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In my iOS application I'm writing, I deal with PNGs because I deal with the alpha channel. For some reason, I can load a PNG into my imageView just fine, but when it comes time to either copy the image out of my application (onto the PasteBoard) or save the image to my camera roll, the image rotates 90 degrees.

I've searched everywhere on this, and one of the things I learned is that if I used JPEGs, I wouldn't have this problem (it sounds), due to the EXIF information.

My app has full copy/paste functionality, and here's the kicker (I'll write this in steps so it is easier to follow):

  1. Go to my camera roll and copy an image
  2. Go into my app and press "Paste", image pastes just fine, and I can do that all day
  3. Click the copy function I implemented, and then click "Paste", and the image pastes but is rotated.

I am 100% sure my copy and paste code isn't what is wrong here, because if I go back to Step 2 above, and click "save", the photo saves to my library but it is rotated 90 degrees!

What is even more strange is that it seems to work fine with images downloaded from the internet, but is very hit or miss with images I manually took with the phone. Some it works, some it doesn't...

Does anybody have any thoughts on this? Any possible work arounds I can use? I'm pretty confident in the code being it works for about 75% of my images. I can post the code upon request though.

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2  
Try displaying the imageOrientation property of your images. Do the ones that appear rotated have a value other than UIImageOrientationUp? –  Dondragmer Apr 24 '12 at 23:59
    
PNG doesn't have a very defined standard for the EXIF metadata but it does include metadata information itself, which is probably why the orientation in that metadata is giving you the undesirable results. –  Chiquis Apr 25 '12 at 0:39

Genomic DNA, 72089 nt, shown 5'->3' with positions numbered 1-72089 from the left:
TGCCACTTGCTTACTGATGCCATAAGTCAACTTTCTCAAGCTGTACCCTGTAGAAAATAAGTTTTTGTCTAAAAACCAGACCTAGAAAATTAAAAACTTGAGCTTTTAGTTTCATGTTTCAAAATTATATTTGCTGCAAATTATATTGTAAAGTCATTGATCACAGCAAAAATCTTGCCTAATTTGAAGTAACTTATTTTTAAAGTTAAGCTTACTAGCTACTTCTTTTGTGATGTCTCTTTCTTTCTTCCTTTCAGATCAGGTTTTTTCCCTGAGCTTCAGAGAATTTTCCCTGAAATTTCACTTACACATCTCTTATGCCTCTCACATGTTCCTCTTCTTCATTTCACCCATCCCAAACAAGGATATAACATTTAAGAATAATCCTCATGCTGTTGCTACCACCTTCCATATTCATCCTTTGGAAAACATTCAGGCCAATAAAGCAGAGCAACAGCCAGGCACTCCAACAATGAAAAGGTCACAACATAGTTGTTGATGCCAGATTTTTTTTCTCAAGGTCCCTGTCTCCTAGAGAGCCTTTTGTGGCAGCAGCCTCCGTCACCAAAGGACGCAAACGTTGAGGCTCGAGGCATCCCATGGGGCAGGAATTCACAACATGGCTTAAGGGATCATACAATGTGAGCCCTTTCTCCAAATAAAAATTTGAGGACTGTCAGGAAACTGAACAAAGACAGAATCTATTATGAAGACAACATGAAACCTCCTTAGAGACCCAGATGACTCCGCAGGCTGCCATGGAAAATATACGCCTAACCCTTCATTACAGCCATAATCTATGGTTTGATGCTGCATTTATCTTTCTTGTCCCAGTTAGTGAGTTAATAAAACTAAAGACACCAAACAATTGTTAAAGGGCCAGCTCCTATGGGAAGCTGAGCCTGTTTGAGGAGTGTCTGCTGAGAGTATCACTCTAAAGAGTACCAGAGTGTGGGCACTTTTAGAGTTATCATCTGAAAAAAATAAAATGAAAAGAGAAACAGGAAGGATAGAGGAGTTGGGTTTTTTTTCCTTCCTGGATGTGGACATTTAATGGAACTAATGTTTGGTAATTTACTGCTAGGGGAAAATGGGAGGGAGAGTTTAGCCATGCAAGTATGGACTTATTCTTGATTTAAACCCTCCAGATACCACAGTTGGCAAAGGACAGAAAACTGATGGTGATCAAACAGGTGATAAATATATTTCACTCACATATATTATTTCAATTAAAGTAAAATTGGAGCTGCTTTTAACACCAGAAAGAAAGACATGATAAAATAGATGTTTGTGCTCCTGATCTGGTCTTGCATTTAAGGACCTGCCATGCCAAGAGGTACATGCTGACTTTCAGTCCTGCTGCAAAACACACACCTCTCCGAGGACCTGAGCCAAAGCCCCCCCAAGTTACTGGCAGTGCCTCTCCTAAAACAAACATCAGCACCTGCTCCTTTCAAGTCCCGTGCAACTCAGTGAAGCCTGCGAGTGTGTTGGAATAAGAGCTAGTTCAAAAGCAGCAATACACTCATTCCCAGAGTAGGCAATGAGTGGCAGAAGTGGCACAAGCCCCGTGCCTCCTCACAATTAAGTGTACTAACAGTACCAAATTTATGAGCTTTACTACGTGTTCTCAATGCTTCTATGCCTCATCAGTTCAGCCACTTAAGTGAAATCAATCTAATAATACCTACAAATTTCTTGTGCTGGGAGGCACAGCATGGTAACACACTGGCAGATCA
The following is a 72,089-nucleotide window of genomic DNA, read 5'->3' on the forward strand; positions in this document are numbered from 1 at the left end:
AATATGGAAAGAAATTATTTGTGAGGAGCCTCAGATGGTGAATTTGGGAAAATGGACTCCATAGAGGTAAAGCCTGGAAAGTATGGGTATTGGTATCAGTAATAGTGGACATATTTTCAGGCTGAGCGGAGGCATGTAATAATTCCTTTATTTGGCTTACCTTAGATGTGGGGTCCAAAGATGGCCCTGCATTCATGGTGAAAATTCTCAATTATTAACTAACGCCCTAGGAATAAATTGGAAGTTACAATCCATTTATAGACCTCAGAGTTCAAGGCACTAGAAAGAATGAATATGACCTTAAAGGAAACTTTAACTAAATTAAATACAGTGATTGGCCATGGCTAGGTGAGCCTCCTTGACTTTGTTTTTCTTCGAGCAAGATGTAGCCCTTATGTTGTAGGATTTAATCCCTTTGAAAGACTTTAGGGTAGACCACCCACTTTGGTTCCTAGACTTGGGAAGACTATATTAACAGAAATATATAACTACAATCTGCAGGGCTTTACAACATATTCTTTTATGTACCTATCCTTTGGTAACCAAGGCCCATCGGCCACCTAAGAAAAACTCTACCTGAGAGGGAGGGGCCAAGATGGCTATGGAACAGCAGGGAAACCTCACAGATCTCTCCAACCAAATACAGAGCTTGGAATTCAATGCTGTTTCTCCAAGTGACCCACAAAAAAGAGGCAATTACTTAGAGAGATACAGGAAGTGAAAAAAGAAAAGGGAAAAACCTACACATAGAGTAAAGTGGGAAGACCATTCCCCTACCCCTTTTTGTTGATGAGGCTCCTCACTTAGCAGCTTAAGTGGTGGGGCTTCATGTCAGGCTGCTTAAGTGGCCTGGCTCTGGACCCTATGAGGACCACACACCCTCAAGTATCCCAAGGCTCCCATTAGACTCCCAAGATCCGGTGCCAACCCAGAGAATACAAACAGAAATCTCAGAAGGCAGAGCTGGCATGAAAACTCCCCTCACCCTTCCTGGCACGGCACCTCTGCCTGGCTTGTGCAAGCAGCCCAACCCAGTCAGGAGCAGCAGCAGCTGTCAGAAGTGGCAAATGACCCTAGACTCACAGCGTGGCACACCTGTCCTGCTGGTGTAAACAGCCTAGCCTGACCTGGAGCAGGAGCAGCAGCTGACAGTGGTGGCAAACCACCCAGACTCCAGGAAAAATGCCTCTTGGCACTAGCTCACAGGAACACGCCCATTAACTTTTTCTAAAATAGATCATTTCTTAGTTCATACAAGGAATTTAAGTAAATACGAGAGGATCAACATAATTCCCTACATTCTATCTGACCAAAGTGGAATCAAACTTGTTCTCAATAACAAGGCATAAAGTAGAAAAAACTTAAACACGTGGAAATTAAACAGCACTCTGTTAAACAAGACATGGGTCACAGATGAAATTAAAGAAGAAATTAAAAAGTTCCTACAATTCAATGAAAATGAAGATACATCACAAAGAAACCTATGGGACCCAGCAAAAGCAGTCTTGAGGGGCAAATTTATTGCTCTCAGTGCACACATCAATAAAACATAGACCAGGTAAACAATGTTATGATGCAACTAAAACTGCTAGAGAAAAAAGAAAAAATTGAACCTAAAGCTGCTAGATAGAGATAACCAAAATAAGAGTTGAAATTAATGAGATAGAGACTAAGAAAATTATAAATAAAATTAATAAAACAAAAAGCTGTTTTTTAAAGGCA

Just threw NSLogs in the Copy, Paste, Save, and Take Photo methods... Good news is that all methods are consistent, bad news, the images that have this weird rotate problem have an imageOrientation of Right (90 deg clock wise). Pretty much what I figured, question is how to fix this? I wouldn't mind just blowing that attribute away if reasonable. –  Boeckm Apr 25 '12 at 0:54
    
Hmmm... Just tested something, if I throw my phone into airplane mode, and use the "Take photo" feature of my app, it works fine. Is this due to fact that when in airplane mode, the phone can't use geotagging, and therefore doesn't write EXIF metadata to the image?? –  Boeckm Apr 25 '12 at 0:55

4 Answers 4

If you're having trouble due to the existing image imageOrientation property, you can construct an otherwise identical image with different orientation like this:

CGImageRef imageRef = [sourceImage CGImage];

UIImage *rotatedImage = [UIImage imageWithCGImage:imageRef scale:1.0 orientation:UIImageOrientationUp];

You may need to experiment with just what orientation to set on your replacement images, possibly switching based on the orientation you started with.

Also keep an eye on your memory usage. Photography apps often run out, and this will double your storage per picture, until you release the source image.

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I can give this a shot tonight, good call with the memory usage problem too. I still don't understand why the imageOrientation property is being set to "3" (90 deg CW) on all images taken with my iPhone?! If possible, I'd like to just force the orientation to UP on all images. –  Boeckm Apr 25 '12 at 11:11
    
The downfall to this is that I need to have this code everywhere. I'll need to add this code in my paste method, in my "select image" method, and in my "take image" method. Granted, I could do something smart about it, I'm still not really a fan of this. –  Boeckm Apr 25 '12 at 16:44
    
This doesn't work either. In my "paste" method, I set imageRef = to the pasteboard.image, and then I rotate the image using the second line of code you provided, and set my image view to that image, but it still doesn't work... –  Boeckm Apr 25 '12 at 21:36
    
In my example, I hardcoded to UIImageOrientationUp. You'll probably need to experiment with what new orientation to use, given certain existing orientations. –  Dondragmer Apr 25 '12 at 21:46